The lawsuit alleges that the defect in the 2011 MacBook Pro laptops stems from the lead-free solder used to connect one of the computer’s graphics processing chips to the main circuit board. Lead-free solder, which Apple allegedly uses because of E.U. regulations prohibiting traditional solders, tends to be far more brittle than traditional solder. The complaint alleges that the rapid and frequent temperature changes inside the laptop cause the brittle lead-free solder to crack, resulting in graphical instability issues, such as distortion, pixilation, and banding. As the cracks in the solder propagate over time, the graphical issues worsen and cause total system failure.
While the 2011 MacBook Pro laptops were under Apple’s one-year warranty, Apple would, in some cases, replace consumers’ entire logic boards in response to the graphics defect. However, scores of owners reported that even after receiving one or more new logic boards, their systems continued to display the graphics defect and crash or fail, turning their computers into “$3000 paper weights.”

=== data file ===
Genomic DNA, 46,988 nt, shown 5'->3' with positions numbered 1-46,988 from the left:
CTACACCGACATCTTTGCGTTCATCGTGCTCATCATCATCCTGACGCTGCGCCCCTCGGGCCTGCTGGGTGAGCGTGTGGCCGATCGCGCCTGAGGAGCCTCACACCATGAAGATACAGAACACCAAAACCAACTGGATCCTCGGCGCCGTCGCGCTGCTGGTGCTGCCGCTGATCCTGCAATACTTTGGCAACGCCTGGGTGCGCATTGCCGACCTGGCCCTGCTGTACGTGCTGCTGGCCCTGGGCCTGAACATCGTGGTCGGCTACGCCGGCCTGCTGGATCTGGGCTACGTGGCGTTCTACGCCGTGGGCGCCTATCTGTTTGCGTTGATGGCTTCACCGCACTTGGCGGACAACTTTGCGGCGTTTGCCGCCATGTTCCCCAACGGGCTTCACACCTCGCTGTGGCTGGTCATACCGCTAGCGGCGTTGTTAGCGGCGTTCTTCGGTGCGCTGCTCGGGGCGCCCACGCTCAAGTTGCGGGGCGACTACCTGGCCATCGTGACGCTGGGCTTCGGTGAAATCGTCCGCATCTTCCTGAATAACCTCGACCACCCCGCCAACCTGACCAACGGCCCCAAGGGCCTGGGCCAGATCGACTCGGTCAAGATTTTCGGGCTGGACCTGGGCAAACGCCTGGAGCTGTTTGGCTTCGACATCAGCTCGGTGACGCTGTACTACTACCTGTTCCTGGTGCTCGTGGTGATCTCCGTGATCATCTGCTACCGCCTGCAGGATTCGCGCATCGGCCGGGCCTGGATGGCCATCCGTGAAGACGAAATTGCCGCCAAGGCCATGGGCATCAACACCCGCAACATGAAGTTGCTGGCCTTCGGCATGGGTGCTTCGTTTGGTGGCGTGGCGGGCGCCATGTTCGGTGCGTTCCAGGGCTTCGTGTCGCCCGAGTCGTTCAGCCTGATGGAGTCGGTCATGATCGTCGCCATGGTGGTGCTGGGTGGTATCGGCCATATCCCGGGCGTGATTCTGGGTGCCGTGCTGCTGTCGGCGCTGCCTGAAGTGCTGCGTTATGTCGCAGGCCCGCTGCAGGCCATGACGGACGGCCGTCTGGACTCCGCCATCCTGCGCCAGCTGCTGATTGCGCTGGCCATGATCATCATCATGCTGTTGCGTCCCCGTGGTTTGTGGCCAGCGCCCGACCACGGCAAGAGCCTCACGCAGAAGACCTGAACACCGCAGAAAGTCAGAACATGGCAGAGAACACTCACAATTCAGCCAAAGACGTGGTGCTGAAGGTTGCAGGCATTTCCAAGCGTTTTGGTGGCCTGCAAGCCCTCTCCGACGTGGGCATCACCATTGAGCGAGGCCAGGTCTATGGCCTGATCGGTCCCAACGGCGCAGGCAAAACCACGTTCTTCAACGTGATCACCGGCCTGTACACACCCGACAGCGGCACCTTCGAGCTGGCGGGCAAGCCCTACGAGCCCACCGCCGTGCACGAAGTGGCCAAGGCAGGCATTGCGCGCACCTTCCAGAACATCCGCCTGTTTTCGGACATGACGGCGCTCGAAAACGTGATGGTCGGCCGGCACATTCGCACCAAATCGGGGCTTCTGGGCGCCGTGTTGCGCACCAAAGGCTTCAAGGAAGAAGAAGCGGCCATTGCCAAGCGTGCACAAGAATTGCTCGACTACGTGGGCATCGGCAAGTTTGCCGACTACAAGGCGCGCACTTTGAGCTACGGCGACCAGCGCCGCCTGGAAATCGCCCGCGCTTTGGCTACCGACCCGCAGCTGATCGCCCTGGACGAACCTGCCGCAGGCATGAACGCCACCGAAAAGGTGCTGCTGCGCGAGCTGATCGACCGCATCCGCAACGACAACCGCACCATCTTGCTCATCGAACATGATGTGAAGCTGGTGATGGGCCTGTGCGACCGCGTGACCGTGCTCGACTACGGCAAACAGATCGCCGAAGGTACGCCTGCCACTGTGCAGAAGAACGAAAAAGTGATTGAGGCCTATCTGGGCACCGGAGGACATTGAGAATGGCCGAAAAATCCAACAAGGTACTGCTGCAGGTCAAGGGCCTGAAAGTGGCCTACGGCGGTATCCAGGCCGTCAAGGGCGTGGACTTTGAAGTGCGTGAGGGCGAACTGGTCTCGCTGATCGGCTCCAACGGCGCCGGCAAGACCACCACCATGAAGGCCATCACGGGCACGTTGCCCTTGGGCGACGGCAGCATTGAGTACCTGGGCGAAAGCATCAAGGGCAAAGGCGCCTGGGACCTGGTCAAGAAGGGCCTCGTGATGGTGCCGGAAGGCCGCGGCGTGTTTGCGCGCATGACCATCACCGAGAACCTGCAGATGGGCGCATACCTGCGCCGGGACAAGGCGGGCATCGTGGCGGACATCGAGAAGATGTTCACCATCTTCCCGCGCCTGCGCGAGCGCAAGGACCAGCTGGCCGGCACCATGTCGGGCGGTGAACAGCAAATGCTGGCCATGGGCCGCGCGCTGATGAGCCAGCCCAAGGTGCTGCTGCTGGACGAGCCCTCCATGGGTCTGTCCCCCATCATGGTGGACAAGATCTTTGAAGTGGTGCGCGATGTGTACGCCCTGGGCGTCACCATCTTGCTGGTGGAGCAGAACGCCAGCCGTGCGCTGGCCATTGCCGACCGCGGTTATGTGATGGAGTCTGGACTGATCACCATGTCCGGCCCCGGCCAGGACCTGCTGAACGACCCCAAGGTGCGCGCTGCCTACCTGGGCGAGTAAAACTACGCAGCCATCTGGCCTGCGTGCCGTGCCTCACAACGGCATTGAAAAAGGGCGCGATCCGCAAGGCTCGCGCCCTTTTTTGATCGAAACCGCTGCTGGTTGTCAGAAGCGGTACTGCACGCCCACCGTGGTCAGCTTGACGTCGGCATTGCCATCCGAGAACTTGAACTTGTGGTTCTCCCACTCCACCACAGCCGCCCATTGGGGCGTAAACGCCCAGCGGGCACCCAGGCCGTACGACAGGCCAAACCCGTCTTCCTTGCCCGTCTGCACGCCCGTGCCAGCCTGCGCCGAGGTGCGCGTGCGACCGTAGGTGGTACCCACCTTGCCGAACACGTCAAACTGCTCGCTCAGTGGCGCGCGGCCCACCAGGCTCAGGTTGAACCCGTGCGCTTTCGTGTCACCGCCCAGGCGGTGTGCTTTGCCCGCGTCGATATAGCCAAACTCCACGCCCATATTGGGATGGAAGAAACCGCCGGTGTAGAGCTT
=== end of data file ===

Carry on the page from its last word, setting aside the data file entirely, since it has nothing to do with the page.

Now, outside of the warranty period, a replacement logic board is still the only option that Apple offers consumers. The thousands of consumers who are aware of the graphics defect are understandably hesitant to spend $350 – 600 on a repair that swaps out a non-functional and defective part with a temporarily functional but equally defective replacement.
The plaintiffs are represented by Gary E. Mason, Steven N. Berk, and Esfand Y. Nafisi of Whitfield Bryson & Mason LLP, and Michael Ram of Ram, Olson, Cereghino & Kopczynski.
The name of the case is Book et al. v. Apple, Inc.No. 5:14-cv-0476 (N.D. Cal., filed Oct. 24, 2014).
Source: Whitfield Bryson & Mason LLP